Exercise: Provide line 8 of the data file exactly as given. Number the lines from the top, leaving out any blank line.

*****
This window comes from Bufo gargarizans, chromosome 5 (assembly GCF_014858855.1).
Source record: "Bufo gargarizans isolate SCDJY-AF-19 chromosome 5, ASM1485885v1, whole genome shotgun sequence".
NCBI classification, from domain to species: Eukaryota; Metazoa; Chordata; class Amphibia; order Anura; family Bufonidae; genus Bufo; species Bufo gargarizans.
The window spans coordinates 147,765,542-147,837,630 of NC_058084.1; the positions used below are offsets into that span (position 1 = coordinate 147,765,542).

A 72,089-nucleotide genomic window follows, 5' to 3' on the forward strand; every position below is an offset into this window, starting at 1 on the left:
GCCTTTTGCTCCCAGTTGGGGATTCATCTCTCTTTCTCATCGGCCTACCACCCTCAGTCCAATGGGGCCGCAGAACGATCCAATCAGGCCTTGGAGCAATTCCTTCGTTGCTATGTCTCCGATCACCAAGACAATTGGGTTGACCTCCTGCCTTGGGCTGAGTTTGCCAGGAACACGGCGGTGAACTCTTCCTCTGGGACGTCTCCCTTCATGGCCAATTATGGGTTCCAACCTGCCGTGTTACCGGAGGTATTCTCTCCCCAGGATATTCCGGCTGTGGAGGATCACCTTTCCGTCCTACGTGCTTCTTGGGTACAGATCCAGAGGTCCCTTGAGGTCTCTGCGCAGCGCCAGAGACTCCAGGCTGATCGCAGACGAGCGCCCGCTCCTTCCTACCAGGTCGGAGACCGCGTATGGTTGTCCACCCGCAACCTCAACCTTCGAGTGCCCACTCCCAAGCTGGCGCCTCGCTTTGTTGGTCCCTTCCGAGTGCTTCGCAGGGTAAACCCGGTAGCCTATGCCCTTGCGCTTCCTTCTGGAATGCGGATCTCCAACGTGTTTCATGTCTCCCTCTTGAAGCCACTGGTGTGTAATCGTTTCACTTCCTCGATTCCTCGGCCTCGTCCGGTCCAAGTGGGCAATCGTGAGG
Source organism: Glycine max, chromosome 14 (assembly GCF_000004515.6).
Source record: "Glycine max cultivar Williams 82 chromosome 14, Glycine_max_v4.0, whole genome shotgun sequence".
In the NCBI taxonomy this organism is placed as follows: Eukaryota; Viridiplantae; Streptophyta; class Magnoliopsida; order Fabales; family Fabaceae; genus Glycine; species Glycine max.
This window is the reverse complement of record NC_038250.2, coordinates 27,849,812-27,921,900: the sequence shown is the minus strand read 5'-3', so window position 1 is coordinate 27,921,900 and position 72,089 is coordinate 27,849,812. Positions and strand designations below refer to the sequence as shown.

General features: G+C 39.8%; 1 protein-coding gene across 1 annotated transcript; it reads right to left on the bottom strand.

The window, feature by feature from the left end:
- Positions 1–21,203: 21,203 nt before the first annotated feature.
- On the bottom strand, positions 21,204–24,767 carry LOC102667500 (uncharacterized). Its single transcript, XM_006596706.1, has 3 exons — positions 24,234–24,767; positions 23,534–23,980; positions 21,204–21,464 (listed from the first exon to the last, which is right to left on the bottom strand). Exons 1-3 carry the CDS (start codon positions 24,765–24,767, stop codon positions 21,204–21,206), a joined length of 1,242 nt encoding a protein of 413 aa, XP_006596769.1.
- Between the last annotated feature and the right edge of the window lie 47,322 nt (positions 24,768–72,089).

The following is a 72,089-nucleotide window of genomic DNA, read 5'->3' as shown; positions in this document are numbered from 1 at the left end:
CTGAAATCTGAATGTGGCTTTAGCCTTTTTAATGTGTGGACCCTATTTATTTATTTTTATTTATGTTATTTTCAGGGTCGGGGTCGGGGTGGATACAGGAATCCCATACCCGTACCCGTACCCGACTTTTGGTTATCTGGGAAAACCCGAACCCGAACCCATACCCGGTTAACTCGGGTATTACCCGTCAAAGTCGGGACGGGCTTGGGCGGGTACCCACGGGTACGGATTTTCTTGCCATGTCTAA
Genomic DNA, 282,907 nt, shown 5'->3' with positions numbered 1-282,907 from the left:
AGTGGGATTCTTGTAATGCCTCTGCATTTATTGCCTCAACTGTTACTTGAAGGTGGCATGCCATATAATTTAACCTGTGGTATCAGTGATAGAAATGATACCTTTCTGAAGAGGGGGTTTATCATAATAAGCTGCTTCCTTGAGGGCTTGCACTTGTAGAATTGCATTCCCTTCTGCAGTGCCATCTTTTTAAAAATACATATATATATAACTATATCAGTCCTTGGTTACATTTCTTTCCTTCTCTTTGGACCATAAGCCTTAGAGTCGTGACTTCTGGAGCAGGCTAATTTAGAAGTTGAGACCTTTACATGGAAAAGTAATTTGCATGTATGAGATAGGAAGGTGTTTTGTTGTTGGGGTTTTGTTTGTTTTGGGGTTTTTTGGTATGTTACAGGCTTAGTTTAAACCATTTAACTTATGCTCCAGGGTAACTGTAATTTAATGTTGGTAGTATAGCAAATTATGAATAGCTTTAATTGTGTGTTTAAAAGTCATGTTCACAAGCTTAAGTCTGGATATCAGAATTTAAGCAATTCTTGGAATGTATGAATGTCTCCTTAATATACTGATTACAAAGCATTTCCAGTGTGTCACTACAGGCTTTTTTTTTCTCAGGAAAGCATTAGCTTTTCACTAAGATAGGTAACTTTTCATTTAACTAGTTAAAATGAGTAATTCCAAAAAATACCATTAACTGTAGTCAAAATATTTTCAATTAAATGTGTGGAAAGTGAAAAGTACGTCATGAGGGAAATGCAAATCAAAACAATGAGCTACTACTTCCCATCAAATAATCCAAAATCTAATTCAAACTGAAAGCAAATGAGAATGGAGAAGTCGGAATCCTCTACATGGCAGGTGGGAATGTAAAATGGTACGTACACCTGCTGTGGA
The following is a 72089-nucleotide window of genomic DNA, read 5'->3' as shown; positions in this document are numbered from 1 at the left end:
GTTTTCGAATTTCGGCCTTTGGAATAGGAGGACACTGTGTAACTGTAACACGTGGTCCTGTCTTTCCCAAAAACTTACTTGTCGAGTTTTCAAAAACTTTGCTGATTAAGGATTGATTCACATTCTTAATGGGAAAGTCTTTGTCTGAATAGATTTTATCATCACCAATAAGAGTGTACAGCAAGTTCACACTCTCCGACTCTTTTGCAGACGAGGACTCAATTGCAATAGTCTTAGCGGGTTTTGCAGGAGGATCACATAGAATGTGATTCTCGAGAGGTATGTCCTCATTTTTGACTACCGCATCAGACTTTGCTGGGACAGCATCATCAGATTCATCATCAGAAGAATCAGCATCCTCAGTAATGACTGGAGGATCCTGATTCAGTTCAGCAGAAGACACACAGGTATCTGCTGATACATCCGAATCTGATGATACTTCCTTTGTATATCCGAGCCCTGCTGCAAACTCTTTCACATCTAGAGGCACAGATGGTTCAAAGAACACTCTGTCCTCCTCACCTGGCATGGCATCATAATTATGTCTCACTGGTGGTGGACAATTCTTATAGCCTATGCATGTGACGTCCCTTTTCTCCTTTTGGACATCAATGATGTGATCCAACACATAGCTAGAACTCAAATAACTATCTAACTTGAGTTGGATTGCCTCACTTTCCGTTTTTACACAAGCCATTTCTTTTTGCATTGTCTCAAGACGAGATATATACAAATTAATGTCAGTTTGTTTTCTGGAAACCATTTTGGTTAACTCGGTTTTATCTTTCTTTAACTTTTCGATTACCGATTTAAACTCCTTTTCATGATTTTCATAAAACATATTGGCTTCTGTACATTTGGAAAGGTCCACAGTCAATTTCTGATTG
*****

Source record: "Glycine max cultivar Williams 82 chromosome 14, Glycine_max_v4.0, whole genome shotgun sequence".